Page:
If both musicians practiced this piece, they would both get better at playing it, through repetition of the specific movements required to play the piece.  This is fast learning.

Brain changes in fast and slow learning
Studies have shown that fast and slow learning involve changes in different parts of the brain.  Susan Landau and Mark D’Esposito at UC Berkeley performed a fascinating study that was published in 2006.  They compared the brains of pianists and non-pianists performing a finger-movement task while undergoing fMRI scans, to see what parts of the brain were being used.  This study looked at slow learning that had already happened in the brains of the pianists, by seeing how their brains were different from non-pianists.  And it also looked at fast learning, by seeing how the brain of each individual changed as the participants improved at the task.

What they found was that the pianists used several areas of the brain that were not used by non-pianists, most notably the caudate nucleus (part of the basal ganglia, thought to be involved in motor planning) and parts of the parietal lobe, which is known to be involved in integration of sensory information, and has been previously shown to be activated during music playing.  During their years of musical training, the pianists have recruited these extra regions of the brain to be used during finger movements.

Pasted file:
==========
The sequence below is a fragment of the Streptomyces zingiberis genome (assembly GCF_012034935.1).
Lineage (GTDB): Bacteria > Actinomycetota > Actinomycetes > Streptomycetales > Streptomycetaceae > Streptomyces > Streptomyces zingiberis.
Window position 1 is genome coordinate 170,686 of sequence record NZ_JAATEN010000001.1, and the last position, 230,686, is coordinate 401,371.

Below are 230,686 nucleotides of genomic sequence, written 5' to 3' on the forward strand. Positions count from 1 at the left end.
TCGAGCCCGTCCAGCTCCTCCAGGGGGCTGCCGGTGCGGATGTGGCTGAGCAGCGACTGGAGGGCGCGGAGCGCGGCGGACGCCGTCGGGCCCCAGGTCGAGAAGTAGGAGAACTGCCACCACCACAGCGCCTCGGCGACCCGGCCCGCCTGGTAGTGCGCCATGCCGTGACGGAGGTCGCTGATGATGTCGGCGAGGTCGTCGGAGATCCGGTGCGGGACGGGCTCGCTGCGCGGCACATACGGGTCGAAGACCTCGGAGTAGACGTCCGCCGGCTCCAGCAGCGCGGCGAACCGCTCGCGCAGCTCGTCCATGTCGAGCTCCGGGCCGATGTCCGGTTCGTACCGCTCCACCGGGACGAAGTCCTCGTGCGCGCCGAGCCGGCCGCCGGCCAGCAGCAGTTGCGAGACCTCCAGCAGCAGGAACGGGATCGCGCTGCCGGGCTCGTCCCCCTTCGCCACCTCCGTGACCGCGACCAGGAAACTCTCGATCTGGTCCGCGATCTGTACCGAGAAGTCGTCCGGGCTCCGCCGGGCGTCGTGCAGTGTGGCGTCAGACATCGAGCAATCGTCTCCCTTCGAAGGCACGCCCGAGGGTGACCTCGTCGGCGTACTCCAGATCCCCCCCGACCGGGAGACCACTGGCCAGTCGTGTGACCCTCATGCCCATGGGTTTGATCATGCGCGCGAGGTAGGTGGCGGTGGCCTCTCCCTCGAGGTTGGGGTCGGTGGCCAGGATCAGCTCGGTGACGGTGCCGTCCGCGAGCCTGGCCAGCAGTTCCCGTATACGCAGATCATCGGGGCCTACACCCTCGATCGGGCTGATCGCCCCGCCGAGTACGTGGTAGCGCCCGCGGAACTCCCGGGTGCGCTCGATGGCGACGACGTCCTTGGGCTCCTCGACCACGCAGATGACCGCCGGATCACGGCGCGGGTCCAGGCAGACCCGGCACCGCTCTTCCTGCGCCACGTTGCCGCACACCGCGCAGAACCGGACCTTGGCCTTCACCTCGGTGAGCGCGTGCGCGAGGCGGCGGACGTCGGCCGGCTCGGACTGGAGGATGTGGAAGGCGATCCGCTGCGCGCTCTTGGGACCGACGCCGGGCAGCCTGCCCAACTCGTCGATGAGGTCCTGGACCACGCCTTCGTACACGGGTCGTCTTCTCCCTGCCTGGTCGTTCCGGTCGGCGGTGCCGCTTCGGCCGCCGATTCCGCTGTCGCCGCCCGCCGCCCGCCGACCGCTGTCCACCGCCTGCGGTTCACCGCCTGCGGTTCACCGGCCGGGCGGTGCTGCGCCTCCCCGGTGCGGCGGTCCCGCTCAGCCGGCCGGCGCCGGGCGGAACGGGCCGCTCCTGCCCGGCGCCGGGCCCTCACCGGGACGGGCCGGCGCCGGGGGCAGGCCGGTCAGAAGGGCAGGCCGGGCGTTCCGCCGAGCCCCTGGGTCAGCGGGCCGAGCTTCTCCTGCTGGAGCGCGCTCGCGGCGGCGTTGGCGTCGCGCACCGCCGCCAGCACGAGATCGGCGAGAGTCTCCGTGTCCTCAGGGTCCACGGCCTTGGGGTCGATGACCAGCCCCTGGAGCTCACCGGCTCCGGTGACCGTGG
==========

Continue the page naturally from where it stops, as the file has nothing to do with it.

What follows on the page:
For fast learning, the study showed that brain activity decreased as participants learned the task.  This was particularly true for activity in the premotor and supplementary motor cortex.  What this means is that our brains have to work hard at a new task.  We can feel this, because new tasks seem effortful.  As we repeat new tasks, the areas of our brain responsible for planning and organizing our movements don’t have to work as hard – some of their burden has been shifted to automatic memory processes.

Memory representations